Smoot Name Bridges Universe, River

The name "Smoot" is known in scientific circles as much as for measuring the distance between the cities of Cambridge and Boston, Mass., as for George F. Smoot's Nobel Prize-winning study of "wrinkles" in the universe.

In 1958, Smoot's cousin, Oliver R. Smoot Jr., an MIT freshman and Lamda Chi Alpha fraternity pledge, was rolled head-over-heels across the length of Harvard Bridge, which spans the Charles River and divides Cambridge and Boston.

Oliver Smoot stood 67 inches tall — five feet, seven inches — and every 10 complete rolls, a marker was painted on the bridge walkway to mark a "smoot."

The bridge was found to be exactly 364.4 smoots — plus an ear — in length.

Nearly 30 years later, when the state Dept. of Public Works decided to replace the concrete walkway, MIT graduates successfully rallied to "save the smoot" markings on the fabled bridge.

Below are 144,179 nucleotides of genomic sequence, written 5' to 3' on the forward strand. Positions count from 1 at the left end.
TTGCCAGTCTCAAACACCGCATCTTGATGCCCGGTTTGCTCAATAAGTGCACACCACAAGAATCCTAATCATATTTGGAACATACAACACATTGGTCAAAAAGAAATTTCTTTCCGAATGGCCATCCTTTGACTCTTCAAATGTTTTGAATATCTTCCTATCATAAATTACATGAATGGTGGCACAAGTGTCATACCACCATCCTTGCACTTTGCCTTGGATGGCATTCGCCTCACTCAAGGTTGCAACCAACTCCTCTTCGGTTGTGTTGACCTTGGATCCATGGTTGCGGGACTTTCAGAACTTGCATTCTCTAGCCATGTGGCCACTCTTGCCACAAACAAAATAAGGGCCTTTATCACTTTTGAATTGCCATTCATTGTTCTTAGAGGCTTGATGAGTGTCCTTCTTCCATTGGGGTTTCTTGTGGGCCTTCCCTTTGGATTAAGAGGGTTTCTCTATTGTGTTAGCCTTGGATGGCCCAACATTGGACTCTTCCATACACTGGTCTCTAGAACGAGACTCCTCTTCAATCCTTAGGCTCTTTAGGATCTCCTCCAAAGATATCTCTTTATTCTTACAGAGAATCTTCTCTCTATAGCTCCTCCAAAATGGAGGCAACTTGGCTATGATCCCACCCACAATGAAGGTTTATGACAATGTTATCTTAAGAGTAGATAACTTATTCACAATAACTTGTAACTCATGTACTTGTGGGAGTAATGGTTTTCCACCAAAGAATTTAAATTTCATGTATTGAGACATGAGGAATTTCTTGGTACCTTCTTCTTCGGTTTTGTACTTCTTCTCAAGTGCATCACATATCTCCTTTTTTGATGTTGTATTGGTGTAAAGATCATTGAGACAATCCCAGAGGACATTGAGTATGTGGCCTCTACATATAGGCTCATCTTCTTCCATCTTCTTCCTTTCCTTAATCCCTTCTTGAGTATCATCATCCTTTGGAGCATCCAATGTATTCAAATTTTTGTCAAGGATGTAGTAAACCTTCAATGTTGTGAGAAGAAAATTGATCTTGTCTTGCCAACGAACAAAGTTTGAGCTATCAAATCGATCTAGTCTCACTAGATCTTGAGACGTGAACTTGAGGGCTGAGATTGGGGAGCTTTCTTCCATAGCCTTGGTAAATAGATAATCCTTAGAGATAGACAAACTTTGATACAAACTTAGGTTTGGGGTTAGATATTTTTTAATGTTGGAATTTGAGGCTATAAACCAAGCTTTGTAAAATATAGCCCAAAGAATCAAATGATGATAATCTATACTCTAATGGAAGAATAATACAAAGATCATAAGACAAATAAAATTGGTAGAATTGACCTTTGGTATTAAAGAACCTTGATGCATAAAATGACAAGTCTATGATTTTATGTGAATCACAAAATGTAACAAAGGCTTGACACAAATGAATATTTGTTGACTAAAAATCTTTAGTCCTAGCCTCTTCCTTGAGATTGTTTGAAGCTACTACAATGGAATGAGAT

The Metropolitan District Commission (MDC), the state agency managing the bridge, went on record in support of the "smoot."

"We recognize the smoots' role in local history," the MDC wrote. "That's not to mean that the agency encourages graffiti painting. But smoots aren't just any kind of graffiti. They're smoots! If commemorative plaques and markers are not installed by the state once the bridge work is done, then we'll see that it's done."

Oliver Smoot, by then 48 and a business executive, refused to be re-rolled the length of the bridge to restore the smoot marks.

Stephen Smoot, his son and also an MIT student, stepped forward to help redo the measurement, but because he was 72 inches tall — six feet even — his offer was declined.

Eventually, the smoot marks were not only restored, but the construction company repairing the bridge used 67-inch concrete walkway slabs to honor the smoot.

A plaque on the bridge reads: "This plaque place in honor of THE SMOOT, which joined the angstrom, meter and light year as standards of length, when in October 1958 the span of this bridge was measured, using the body of Oliver Reed Smoot, M.I.T. '62 and found to be precisely 364.4 smoots and one ear. Commemorated at our 25th reunion June 6, 1987 M.I.T. Class of 1962."